Doomsday Reels
Stake Land (2010)



Jim Mickle

Connor Paolo (Martin), Nick Damici (Mister), Kelly McGillis (Sister), Michael Cerveris (Jebediah Loven), Danielle Harris (Belle), Sean Nelson (Willie), Larry Fessenden (Roadhouse Bartender)

Vampirus/Religious Cults

“Call me Martin.  I’ve seen things you wouldn’t believe, things a boy shouldn’t see.  But… I’m not a normal boy anymore, and it ain’t a normal world.  ‘Get used to it’, that’s what Mister tells me.  We live by his rules or we die.  Or worse, we die and we come back.  But let’s begin at the beginning.  I was like any other kid: I had a family, I went to school, I didn’t believe in the boogey man.  But then the world woke up to a nightmare.  Months passed in a blur or days and nights.  We traveled east and west, but always north away from death.  We avoided the cities, Mister said they were hit the worst, hit the hardest in the beginning.  As people flocked together for safety, the plague marched through their locked gates and they became death traps.  When Washington feel it was over for America as we knew her.  As government blew away, our great leaders ran for it and hope was abandoned.  We were on our own now, Me and Mister, traveling through the ruined land.  Pockets of civilization survived, towns locked down behind fences and guns holding the night away.  Cults spread like wildfire across the southern states waitin’ for the messiah, but he never came.  Death came instead and it came with teeth.” – Opening narration.

While the trio of director Jim Mickle, writer Nick Damici, and cinematographer Ryan Samul (responsible for Cold in July, We Are What We Are, and the Sundance series Hap & Leonard) arrived on the film-making scene in 2006 with Mulberry St., Stake Land was the movie that made horror fans sit up and take notice.

Stake Land depicts a world in which a virus has turned most of the world’s humans into vampires.  Fortunately for the humans of this Earth, the vampires are dumb as shit and have no abilities beyond being a bit faster and more agile.  Essentially, we’re dealing with zompires.  Our main character is Martin (Connor Paolo), a teenage boy who loses his family and is taken in by the enigmatic Mister (Nick Damici). Mister promises to keep Martin safe and teach him how to live in this cruel new world.

Right off the bat, Stake Land shows its penchant for cruelty in killing off Martin’s mother, father, and infant sibling (that one’s pretty rough to watch) in the second scene.  The film is fairly aimless; mostly just a series of short episodes involving Mister and Martin wandering from place to place, encountering vampires or pockets of survivors as they go.  There is an ultimate goal, a safe haven called “New Eden” just across the Canadian border, but just what is so safe or special about New Eden is unclear and unspoken.

The movie can’t help but bear a similarity to 2009’s Zombieland, with Paolo and Damici standing in for Jesse Eisenberg and Woody Harrelson.  The difference is that Stake Land is devoid of comedy by design and there are no clear surrogates for Emma Stone and Abigail Breslin, there are also human antagonists in addition to the vampires.  So while the framework is very much Zombieland, the actual plot structure is more along the lines of Damnation Alley, with our characters running into some manner of significant confrontation at each stop along the way.  Also, like Damnation Alley, the story is about the journey rather than the destination, which merely serves as an endpoint for the film.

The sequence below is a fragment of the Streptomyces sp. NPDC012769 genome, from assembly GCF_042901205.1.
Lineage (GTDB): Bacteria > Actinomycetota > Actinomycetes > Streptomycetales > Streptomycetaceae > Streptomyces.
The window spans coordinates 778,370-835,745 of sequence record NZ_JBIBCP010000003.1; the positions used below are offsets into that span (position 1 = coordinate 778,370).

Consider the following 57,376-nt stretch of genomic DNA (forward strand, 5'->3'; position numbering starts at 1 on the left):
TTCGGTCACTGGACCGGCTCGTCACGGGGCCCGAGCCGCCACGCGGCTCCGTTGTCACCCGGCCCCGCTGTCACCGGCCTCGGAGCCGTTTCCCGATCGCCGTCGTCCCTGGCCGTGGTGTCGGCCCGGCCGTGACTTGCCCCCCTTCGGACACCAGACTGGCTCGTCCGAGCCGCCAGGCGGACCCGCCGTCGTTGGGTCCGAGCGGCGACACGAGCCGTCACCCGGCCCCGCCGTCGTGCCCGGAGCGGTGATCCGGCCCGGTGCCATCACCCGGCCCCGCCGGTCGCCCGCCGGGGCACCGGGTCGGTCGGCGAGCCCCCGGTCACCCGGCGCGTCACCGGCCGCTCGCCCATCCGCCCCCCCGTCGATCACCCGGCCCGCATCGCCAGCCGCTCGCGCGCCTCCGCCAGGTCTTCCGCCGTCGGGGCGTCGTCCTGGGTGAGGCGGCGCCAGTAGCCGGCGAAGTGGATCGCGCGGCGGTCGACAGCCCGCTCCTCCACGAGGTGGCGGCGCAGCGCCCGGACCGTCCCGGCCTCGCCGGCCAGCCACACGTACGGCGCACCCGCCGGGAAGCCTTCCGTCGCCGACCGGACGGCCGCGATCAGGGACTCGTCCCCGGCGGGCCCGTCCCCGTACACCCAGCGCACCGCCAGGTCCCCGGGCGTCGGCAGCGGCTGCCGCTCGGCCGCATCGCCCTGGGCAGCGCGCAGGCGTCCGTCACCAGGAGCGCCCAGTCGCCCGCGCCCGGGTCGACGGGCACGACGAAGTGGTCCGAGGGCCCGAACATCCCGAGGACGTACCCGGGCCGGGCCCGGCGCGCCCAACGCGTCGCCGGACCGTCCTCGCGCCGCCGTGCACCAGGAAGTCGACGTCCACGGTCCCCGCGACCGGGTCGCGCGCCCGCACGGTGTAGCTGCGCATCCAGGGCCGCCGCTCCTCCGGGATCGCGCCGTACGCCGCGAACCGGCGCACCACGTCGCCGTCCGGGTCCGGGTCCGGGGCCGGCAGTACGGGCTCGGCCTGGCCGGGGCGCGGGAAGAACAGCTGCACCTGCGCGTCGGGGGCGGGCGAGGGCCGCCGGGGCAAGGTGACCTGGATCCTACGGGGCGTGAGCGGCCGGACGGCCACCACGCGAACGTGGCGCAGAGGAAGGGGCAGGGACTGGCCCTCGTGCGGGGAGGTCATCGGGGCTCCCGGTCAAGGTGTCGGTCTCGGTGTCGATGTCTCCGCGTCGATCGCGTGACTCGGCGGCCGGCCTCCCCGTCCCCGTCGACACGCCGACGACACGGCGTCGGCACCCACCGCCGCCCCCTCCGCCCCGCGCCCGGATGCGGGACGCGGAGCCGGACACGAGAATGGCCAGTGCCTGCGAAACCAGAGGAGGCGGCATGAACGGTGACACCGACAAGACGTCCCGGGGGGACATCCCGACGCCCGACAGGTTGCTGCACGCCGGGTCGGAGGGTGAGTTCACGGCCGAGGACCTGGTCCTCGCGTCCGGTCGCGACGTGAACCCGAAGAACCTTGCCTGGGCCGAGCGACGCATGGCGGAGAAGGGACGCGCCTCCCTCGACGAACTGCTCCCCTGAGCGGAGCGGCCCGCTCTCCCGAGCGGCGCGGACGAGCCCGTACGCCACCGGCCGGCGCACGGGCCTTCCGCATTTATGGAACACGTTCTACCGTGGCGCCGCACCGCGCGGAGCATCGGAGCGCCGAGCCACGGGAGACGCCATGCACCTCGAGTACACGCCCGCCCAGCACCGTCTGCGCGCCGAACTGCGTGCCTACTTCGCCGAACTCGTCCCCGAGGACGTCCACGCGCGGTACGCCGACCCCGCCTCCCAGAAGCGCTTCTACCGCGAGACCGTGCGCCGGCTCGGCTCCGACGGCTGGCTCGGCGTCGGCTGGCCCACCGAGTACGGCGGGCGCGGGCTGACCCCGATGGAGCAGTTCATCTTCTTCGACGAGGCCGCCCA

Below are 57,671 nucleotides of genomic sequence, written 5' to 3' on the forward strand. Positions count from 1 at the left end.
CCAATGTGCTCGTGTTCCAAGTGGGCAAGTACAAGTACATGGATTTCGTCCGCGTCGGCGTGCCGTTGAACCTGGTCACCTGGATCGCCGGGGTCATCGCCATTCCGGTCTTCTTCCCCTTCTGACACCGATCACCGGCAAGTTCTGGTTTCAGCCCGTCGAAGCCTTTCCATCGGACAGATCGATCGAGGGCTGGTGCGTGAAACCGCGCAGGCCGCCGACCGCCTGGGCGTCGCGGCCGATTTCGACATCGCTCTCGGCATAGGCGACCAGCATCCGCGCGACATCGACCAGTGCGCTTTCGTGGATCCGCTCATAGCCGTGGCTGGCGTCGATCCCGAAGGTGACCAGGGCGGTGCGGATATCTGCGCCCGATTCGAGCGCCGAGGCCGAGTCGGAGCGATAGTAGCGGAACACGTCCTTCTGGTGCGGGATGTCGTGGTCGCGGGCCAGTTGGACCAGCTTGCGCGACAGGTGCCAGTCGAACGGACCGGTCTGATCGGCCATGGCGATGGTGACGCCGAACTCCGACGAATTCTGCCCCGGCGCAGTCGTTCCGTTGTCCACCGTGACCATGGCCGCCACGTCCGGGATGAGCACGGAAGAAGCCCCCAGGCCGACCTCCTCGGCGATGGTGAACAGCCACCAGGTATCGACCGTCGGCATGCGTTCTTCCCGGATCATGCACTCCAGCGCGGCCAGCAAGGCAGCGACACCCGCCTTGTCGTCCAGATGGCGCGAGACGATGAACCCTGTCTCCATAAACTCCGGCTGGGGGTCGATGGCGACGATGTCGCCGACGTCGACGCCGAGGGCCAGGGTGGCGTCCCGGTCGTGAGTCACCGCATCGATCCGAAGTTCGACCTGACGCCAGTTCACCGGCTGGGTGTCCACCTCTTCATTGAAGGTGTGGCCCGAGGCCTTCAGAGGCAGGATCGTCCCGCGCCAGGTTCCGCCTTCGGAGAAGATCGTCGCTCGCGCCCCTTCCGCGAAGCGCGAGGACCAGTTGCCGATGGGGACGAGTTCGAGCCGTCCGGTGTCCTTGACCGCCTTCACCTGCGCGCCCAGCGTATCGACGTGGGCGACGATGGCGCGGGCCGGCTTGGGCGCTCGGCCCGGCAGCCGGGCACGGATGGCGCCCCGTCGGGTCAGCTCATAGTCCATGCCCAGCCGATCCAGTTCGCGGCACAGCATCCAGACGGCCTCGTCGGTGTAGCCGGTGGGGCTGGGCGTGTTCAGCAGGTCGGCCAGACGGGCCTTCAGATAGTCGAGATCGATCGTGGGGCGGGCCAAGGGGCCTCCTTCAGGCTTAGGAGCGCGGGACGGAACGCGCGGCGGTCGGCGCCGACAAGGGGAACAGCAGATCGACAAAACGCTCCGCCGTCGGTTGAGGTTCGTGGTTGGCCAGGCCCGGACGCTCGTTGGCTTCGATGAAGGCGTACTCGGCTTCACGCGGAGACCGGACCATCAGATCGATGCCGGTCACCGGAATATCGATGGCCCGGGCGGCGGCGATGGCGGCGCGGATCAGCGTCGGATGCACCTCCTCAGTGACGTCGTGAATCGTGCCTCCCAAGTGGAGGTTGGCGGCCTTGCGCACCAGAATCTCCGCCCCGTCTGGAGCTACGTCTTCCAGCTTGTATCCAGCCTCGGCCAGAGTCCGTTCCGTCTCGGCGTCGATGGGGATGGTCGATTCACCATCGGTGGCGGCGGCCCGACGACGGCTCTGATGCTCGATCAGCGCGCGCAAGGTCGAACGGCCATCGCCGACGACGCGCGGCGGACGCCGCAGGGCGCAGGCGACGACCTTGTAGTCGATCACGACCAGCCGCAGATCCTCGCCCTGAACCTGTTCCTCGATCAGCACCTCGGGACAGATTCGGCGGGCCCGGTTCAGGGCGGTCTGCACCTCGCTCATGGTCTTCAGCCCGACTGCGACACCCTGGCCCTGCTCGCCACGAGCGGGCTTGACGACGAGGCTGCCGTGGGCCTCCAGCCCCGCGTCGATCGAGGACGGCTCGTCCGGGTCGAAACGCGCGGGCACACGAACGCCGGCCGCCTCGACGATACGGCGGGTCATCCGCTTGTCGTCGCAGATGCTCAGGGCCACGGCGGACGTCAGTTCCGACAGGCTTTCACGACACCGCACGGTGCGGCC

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The journey is about Martin adjusting to life in this new world.  He grows in ability as the film progresses but he hesitates and chokes in the midst of trouble quite often.  Martin is holding onto the world that was even though Mister keeps telling him to move on.  Mister is trying to turn Martin into a stone-cold killer like himself, but Martin just can’t let go of who he was before.  And if it was just the vampires, Martin might be alright, but it’s not.  Spoilers follow until the next picture.

Martin and Mister happen upon a religious cult called The Brotherhood, led by Jebedia Loven (Michael Cerveris).  Loven and his ilk are as responsible for the downfall of humanity as the vampires.  In the early days of the end they loaded vampires into plames and crashed them into Washington D.C., their interference was instrumental in the downfall of the U.S. government.  Now they do a smaller version of this, crashing cars through the barriers of walled communities.

Loven captures Mister and Martin and attempts to kill Mister by leaving him out for the vampires.  Martin escapes and finds Mister, they manage to capture Loven and leave him out for the vampires to kill.  They escape and find civilization, deciding to celebrate their momentary victory until The Brotherhood begins dropping vampires onto a public gathering from a helicopter.  Martin thinks about how quickly the situation went from something good to something awful with the cult’s intervention and this serves as a foreshadowing of the rest of the movie.